Five Ways to Pay Off Your Mortgage Loan Faster

Own Your Home Sooner

A home mortgage is the largest monthly expense for most Americans. It’s also an expense that most people can look forward to paying for a long time — typically between 15 and 30 years. This can make the idea of paying off a home mortgage early very tempting.

Doing so can free up hundreds (or maybe thousands) of dollars a month that can be put toward other uses — whether saving for retirement or college, paying down other consumer debt, or simply spending on recreation or luxuries — and save tens of thousands of dollars in interest. Here are five strategies you may be able to implement to pay off your mortgage early.

1. Make a Mortgage Payment Every Other Week

By making biweekly mortgage payments instead of paying your mortgage once a month, you end up making two extra payments — or one full month’s extra payment — at the end of the year. (Fifty-two weeks in a year divided by 2 equals 26 payments, which divided by 2 is 13 months’ worth of payments instead of 12.)

Suppose your monthly mortgage payment is $2,000. If you make one mortgage payment a month, you’ll pay $24,000 toward your mortgage at the end of one year. But if you pay $1,000 every other week, you’ll pay $26,000 toward your mortgage at the end of the year. This extra $2,000 can be applied directly to your principal, thus reducing the term of your mortgage.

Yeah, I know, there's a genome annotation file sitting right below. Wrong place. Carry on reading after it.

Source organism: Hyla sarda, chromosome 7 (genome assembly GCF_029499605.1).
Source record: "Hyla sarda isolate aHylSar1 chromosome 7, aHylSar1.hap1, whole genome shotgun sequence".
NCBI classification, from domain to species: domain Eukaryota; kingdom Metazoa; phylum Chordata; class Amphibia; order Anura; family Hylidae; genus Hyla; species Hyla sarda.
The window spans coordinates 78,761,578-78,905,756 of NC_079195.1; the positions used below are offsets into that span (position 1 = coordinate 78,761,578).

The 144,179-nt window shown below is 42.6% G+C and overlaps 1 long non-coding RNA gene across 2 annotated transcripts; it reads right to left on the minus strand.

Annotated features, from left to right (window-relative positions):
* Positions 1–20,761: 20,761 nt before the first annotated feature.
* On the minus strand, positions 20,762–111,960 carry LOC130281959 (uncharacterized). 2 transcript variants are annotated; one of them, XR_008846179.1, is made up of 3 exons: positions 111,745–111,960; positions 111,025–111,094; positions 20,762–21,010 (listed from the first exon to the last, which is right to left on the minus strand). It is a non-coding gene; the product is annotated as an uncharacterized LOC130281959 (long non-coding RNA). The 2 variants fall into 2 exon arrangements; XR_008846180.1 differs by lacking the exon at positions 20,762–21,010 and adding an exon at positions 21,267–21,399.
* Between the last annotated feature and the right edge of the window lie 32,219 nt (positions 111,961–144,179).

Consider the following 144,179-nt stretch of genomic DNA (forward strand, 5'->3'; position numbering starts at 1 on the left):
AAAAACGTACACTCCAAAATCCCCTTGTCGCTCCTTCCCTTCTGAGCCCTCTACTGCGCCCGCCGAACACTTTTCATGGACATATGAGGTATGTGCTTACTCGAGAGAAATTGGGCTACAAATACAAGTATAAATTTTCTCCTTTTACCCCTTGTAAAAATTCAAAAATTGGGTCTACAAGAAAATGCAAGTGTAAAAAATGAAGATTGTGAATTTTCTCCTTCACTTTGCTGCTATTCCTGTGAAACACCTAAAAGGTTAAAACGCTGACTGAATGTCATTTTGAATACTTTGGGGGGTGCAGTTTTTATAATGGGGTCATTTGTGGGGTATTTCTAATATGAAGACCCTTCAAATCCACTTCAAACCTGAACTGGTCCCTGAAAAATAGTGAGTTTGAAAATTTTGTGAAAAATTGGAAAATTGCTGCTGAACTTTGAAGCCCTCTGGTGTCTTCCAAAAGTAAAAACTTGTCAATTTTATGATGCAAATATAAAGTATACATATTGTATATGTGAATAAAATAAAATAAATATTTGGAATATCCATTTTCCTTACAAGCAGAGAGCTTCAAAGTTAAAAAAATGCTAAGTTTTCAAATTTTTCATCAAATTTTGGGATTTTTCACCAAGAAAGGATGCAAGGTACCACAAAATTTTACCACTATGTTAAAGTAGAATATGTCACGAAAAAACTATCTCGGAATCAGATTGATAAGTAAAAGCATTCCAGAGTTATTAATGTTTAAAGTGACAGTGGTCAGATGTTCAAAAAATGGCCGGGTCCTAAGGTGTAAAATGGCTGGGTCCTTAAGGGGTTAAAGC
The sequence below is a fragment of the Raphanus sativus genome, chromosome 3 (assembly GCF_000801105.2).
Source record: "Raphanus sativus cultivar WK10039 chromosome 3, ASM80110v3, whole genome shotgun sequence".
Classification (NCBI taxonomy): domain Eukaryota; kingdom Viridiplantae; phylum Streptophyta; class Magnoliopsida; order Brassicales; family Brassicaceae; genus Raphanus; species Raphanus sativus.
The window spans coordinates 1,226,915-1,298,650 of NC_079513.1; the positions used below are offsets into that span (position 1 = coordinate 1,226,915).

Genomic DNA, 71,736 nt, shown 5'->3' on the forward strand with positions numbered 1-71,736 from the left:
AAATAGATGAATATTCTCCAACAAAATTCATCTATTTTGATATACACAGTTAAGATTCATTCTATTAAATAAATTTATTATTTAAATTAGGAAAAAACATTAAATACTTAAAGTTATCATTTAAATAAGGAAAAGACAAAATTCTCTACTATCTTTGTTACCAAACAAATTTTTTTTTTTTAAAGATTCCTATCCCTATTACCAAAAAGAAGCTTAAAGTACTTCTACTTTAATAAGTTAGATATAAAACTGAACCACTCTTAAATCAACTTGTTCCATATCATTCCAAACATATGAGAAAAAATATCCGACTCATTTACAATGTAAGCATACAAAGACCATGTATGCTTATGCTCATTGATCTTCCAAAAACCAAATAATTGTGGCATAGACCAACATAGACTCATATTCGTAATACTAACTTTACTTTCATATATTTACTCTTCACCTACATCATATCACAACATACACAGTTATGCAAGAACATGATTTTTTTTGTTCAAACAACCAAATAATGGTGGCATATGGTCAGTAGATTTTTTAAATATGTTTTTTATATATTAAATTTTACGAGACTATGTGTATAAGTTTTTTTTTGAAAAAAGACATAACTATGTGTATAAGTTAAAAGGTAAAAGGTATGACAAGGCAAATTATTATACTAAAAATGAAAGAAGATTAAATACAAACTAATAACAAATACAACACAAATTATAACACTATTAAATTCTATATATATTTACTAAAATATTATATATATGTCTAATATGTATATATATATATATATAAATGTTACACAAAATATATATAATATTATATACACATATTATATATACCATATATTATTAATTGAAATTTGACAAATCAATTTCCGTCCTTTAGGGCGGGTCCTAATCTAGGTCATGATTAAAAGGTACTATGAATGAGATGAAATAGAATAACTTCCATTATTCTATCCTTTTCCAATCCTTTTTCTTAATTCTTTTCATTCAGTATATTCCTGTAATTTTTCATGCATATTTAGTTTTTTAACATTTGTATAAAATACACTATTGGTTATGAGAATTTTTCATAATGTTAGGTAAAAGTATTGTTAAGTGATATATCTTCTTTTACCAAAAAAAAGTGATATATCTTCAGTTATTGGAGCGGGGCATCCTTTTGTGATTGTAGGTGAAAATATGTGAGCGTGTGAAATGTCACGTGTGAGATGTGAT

2. Make Lump-Sum Payments Toward Your Mortgage

Assuming there are no prepayment penalties, you can pay extra money on your mortgage and have it applied to your principal balance any time that you like. This gives you the flexibility to work on paying down your mortgage early when you have the extra funds to do so, without forcing you into a higher payment every month.

So if you receive bonus or commission checks, consider using some or all of the money to make lump-sum mortgage payments. The same goes for any financial windfalls you might encounter, like an inheritance or large gift.

3. Refinance into a Shorter-Term Mortgage

This has become a popular strategy in recent years as interest rates have fallen, because lower rates make it easier for homeowners to absorb the higher monthly payments that accompany shorter-term mortgages.